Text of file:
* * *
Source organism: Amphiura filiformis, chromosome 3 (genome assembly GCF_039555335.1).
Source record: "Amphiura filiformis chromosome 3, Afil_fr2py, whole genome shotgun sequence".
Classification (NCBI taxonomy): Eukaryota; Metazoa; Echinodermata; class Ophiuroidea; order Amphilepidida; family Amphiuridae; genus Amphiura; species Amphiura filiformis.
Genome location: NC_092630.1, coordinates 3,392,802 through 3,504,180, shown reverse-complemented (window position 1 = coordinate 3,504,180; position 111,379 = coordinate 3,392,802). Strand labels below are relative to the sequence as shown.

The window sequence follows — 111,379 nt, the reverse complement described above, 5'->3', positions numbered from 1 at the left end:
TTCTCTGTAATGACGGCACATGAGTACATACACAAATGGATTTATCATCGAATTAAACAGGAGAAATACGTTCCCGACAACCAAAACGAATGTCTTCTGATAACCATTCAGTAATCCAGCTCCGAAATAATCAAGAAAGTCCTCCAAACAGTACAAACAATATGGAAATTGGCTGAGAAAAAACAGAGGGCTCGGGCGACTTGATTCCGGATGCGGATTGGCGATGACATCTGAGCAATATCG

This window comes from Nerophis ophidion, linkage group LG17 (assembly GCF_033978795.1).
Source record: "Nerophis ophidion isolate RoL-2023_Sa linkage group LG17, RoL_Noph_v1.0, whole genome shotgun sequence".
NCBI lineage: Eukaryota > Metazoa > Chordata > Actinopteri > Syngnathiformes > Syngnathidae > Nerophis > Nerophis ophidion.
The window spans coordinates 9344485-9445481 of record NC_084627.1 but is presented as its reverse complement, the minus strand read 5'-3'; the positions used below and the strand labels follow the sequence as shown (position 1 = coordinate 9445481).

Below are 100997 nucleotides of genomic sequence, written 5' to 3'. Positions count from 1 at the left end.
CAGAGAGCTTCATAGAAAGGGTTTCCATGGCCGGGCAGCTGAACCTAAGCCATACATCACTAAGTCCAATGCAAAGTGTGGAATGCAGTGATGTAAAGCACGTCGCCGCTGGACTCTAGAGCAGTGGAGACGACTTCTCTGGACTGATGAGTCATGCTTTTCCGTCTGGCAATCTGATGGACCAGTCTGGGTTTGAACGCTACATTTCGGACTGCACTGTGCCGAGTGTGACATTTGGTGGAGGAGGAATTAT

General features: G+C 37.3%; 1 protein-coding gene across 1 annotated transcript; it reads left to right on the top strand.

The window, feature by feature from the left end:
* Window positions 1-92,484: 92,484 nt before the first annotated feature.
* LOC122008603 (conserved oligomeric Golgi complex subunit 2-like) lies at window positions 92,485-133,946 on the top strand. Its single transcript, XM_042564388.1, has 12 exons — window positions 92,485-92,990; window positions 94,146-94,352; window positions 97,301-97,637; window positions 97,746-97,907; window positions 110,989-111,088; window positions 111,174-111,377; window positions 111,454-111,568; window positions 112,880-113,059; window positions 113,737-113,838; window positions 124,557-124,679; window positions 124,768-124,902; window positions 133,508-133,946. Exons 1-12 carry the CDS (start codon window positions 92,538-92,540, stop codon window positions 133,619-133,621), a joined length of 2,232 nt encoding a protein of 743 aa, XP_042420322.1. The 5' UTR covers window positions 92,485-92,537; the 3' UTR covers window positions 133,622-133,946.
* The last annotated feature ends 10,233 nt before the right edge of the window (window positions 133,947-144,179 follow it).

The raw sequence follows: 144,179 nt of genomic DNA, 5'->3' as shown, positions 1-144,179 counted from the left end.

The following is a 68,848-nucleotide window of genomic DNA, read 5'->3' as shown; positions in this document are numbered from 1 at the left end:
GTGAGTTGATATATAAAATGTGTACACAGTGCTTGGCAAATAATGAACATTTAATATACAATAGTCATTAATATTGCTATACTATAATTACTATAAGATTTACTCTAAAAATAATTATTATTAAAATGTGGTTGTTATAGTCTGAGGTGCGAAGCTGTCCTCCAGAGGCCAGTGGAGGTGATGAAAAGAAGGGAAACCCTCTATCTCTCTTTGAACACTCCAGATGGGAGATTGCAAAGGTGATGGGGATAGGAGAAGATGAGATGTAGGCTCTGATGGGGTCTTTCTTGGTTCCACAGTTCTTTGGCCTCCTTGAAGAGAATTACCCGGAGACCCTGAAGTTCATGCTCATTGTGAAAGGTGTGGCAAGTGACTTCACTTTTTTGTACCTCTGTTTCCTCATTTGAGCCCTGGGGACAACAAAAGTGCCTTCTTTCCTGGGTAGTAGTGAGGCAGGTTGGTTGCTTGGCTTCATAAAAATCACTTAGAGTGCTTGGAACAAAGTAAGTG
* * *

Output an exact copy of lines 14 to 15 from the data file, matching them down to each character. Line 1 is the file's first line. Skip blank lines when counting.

The window, feature by feature from the left end:
* Window positions 1-92,484: 92,484 nt before the first annotated feature.